WA - New report says salmon still struggling | The Journal of the San Juan ...

A new report released by the Governor’s Salmon Recovery Office shows that salmon in Washington still are struggling and face increasing difficulty brought on by climate change and other challenges.

Of the 14 population groups of salmon and steelhead in Washington listed as at-risk of extinction under the federal Endangered Species Act, 10 are in crisis or falling further from recovery goals, according to the State of Salmon in Watersheds report (https://stateofsalmon.wa.gov/wp-content/uploads/2023/02/SOS-ExecSummary-2022.pdf) and website (https://stateofsalmon.wa.gov/).

“Salmon need our help, now,” said Gov. Jay Inslee. “Salmon are essential to our identity, ecosystems and economy. We can’t wait to save them–we have to invest in their recovery right away by restoring habitats and doing everything possible to repel threats to their survival.”

The biennial report and accompanying website note salmon are facing an increasing number of challenges that are being exacerbated by climate change. Those challenges include habitat loss, stormwater pollution, stream temperature, predation and barriers to migration.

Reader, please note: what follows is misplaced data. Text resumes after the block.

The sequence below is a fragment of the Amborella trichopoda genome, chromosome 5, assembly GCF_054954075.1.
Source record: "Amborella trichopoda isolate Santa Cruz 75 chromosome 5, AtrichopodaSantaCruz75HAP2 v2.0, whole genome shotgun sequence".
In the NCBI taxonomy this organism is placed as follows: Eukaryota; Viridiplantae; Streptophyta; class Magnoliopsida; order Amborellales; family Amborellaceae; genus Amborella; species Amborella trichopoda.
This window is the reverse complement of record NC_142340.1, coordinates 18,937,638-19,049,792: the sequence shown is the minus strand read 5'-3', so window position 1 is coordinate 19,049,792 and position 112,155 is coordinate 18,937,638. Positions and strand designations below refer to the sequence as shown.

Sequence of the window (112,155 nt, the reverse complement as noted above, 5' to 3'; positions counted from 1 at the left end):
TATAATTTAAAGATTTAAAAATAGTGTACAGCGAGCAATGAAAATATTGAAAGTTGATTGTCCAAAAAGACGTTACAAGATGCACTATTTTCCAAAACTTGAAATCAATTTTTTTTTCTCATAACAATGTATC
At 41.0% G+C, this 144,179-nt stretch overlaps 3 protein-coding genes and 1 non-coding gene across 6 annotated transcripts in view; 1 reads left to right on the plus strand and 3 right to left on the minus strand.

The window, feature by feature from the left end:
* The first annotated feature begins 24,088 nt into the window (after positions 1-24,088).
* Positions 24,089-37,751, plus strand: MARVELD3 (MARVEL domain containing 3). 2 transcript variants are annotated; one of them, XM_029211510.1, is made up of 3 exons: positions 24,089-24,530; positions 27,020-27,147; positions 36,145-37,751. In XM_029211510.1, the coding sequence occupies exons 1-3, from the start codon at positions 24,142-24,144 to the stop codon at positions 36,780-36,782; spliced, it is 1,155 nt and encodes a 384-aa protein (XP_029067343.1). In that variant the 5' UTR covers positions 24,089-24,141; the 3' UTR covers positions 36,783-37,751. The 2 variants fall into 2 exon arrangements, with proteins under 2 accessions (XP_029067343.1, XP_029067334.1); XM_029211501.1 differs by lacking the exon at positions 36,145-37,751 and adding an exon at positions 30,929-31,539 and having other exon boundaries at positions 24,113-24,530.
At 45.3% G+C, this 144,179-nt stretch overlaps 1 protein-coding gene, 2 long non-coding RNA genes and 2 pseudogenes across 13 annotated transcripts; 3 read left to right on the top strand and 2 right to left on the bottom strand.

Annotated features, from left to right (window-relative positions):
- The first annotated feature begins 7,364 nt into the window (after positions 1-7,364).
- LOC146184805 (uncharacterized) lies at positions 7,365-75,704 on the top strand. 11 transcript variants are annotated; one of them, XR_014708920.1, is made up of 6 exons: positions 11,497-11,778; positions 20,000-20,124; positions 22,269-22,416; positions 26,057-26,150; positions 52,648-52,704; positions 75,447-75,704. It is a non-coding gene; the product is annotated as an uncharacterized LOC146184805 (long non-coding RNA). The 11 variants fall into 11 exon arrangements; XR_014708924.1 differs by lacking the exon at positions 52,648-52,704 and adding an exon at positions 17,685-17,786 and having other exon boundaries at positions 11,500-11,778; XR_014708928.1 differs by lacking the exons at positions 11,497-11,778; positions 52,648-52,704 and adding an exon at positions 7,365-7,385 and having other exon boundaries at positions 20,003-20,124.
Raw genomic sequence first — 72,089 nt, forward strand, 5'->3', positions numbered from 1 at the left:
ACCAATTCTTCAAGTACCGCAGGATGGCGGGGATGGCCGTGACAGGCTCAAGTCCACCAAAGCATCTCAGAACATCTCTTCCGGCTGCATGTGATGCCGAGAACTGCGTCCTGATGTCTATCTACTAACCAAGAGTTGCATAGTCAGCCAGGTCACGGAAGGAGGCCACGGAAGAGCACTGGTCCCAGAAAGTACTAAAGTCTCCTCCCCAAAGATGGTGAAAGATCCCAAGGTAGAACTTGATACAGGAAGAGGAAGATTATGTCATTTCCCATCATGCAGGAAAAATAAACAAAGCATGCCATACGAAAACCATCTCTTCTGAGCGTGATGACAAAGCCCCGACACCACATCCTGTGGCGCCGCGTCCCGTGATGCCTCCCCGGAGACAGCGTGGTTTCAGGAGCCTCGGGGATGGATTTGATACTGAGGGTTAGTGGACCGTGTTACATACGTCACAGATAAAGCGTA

“Salmon face hazards at every phase of their lives,” said Erik Neatherlin, director of the Governor’s Salmon Recovery Office. “Wetter winters and more flooding brought on by climate change, combined with limited habitat for young salmon to eat and grow, are flushing young fish out of their gravel nests before they are big enough to survive. As they travel to the ocean, they face polluted waters, barriers to migration, food web issues and increased predators from birds to fish. In the ocean, global and regional shifts in ocean temperature and acidity is interfering with their ability to find food and avoid predators. On their way home from the ocean, they are met with even more barriers to survival including hotter streams, risk of disease, blocked rivers and sea lions and seals trying to eat them. That is why it requires all of us to work together to give salmon any chance of survival.”

Washington salmon populations have been declining for generations. As Washington grew, many of the places salmon live were altered or destroyed. In 1991, the federal government declared the first salmon in the Pacific Northwest as endangered. By the end of that decade, salmon and steelhead and bull trout populations were listed as threatened or endangered in three-quarters of the state.

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